NEW DELHI: Richard Gere’s repeated kisses on the cheeks of actress Shilpa Shetty in an event to promote AIDS awareness sparked protests on 16 April with demonstrators burning effigies of the actor.
Hollywood star Gere had joined Shetty, the winner of the “Celebrity Big Brother” reality TV show in Britain this year, in a safe sex campaign among truckers in India, the country with the world’s largest number of people living with HIV.
“No condom, no sex,” an ebullient 58-year-old Gere shouted in Hindi to thousands of truck drivers who roared his words back in unison at a dusty fairground in New Delhi late on 15 April.
They whooped with delight and whistled loudly as Gere swooped down on a visibly delighted Shetty to kiss her on her hand and a number of times on one side of her face.
But on 16 April, groups of men shouting “Down with Richard Gere”, burnt the Hollywood star’s effigies and kicked the smoking remains in Kanpur, Meerut, Varanasi and Indore.
The protesters said Gere’s kissing of Shilpa was against Indian culture.
Some burnt Shetty’s posters shouting “Death to Shilpa Shetty” and danced around the smouldering ashes, TV footage showed.
The kissing scenes were repeatedly being run on TV news channels with viewers commenting on the Hollywood star’s actions.
Others said there was too much fuss over a few kisses.
“I think he responded as an actor. He was playing to the gallery,” said Anjali Gopalan, head of Naz Foundation India, an anti-AIDS prevention and care group.
“I don’t see anything bad,” she said on Headlines Today television.
Shetty’s spokesman said TV networks were going overboard.
“The media should concentrate on promotion of the cause of AIDS awareness rather than make ’issues’ out of Richard Gere’s kisses,” Dale Bhagwagar said.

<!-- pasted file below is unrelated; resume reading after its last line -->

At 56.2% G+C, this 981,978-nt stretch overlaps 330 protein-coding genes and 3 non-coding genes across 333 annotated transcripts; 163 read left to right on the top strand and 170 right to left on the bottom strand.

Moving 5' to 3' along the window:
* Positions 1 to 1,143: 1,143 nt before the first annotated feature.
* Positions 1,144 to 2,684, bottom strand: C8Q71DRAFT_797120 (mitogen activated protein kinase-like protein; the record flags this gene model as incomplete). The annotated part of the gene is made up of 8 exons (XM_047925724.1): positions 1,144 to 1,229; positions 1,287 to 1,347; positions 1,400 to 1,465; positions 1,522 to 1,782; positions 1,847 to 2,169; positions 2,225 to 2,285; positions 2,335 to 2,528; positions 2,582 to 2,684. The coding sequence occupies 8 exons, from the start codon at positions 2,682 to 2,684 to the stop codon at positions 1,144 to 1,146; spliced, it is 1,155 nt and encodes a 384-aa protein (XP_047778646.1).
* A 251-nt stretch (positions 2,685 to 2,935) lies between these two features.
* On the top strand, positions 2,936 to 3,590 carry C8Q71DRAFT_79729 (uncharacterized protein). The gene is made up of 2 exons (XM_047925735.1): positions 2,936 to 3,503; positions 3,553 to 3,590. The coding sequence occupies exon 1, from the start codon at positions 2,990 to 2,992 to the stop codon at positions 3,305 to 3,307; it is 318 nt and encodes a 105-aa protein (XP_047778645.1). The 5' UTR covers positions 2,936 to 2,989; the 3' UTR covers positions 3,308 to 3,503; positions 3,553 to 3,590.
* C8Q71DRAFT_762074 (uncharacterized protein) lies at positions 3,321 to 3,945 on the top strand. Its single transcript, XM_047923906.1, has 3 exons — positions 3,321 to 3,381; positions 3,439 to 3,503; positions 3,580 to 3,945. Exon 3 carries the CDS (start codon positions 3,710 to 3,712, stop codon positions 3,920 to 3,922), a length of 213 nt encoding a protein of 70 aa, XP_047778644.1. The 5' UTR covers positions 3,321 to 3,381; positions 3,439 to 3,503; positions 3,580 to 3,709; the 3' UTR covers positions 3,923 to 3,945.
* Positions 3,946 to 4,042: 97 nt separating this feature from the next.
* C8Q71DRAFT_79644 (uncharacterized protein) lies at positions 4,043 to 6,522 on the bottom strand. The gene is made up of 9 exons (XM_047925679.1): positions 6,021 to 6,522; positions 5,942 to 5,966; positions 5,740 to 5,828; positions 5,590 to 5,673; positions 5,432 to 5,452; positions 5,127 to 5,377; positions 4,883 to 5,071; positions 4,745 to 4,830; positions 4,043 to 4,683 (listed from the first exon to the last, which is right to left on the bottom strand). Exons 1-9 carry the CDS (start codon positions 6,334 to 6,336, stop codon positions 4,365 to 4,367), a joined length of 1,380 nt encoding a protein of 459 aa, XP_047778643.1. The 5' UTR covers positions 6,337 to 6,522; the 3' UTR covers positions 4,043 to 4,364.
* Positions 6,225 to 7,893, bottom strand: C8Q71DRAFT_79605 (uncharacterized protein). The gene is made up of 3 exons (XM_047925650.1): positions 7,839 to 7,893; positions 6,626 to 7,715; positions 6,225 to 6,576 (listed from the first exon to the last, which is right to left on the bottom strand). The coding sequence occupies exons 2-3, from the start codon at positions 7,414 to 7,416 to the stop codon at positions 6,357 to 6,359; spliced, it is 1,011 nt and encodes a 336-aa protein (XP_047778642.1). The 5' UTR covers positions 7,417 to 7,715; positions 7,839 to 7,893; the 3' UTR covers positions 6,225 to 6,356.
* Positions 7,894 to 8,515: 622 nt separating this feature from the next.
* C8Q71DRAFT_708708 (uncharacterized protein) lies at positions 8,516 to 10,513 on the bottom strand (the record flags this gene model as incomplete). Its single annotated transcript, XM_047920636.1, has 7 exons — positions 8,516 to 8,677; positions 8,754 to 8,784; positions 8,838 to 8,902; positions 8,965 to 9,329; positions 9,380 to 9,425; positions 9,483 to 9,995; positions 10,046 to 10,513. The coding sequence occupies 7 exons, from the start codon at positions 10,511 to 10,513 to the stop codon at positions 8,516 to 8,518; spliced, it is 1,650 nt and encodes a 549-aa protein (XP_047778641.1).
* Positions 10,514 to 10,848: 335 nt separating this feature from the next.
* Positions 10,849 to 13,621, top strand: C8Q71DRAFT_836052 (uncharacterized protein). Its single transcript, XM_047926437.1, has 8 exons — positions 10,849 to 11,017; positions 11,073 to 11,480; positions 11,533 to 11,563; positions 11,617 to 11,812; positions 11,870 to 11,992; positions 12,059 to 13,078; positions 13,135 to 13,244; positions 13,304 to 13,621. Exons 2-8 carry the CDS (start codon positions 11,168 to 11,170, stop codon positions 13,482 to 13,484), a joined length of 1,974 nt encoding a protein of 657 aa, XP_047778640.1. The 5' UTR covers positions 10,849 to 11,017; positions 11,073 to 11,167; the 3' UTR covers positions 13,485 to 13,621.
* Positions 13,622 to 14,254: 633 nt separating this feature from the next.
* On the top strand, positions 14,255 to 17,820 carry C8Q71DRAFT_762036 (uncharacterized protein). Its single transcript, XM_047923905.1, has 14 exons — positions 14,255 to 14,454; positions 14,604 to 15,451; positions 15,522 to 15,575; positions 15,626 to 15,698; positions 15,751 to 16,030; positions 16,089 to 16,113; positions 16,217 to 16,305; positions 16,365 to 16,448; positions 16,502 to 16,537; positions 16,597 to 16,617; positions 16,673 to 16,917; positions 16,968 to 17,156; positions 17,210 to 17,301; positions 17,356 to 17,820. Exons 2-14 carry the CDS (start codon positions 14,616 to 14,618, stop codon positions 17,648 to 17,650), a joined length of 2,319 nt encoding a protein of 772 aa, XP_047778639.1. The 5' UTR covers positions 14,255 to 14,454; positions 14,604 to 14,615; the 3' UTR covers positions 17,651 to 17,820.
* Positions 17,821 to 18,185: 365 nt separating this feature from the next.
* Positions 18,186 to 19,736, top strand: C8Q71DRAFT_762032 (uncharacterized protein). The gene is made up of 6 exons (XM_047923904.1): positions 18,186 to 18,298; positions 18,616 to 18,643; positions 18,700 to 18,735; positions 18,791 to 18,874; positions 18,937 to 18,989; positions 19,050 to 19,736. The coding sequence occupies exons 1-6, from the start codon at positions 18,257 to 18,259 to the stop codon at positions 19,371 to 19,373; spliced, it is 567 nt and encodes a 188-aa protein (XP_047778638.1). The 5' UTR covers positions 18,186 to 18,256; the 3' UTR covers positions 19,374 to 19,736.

Authorities have been focusing on high-risk groups such as truckers, who have helped spread the virus across the country as many of them have sex with prostitutes during their journeys and infect their wives back home.
“It is the emotional barrenness of the job which is the culprit,” Gere told reporters before the event.
“The trucker community has to help each other out to change their behaviour. That’s where real change will come.”
India has around 5.7 million people living with the virus, according to the United Nations. Thousands of truckers are HIV-positive.
During the event, the men danced wildly to Bollywood numbers and Punjabi pop songs.
The AIDS awareness show, organised by voluntary group Heroes Project and the Transport Corporation of India Foundation, also included Bollywood star Sunny Deol. Deol is known for his role as an honest truck driver in the film Gadar.
“Keep your drivers healthy,” Gere told the heads of trucking companies. “Do not push them. They are also human beings.”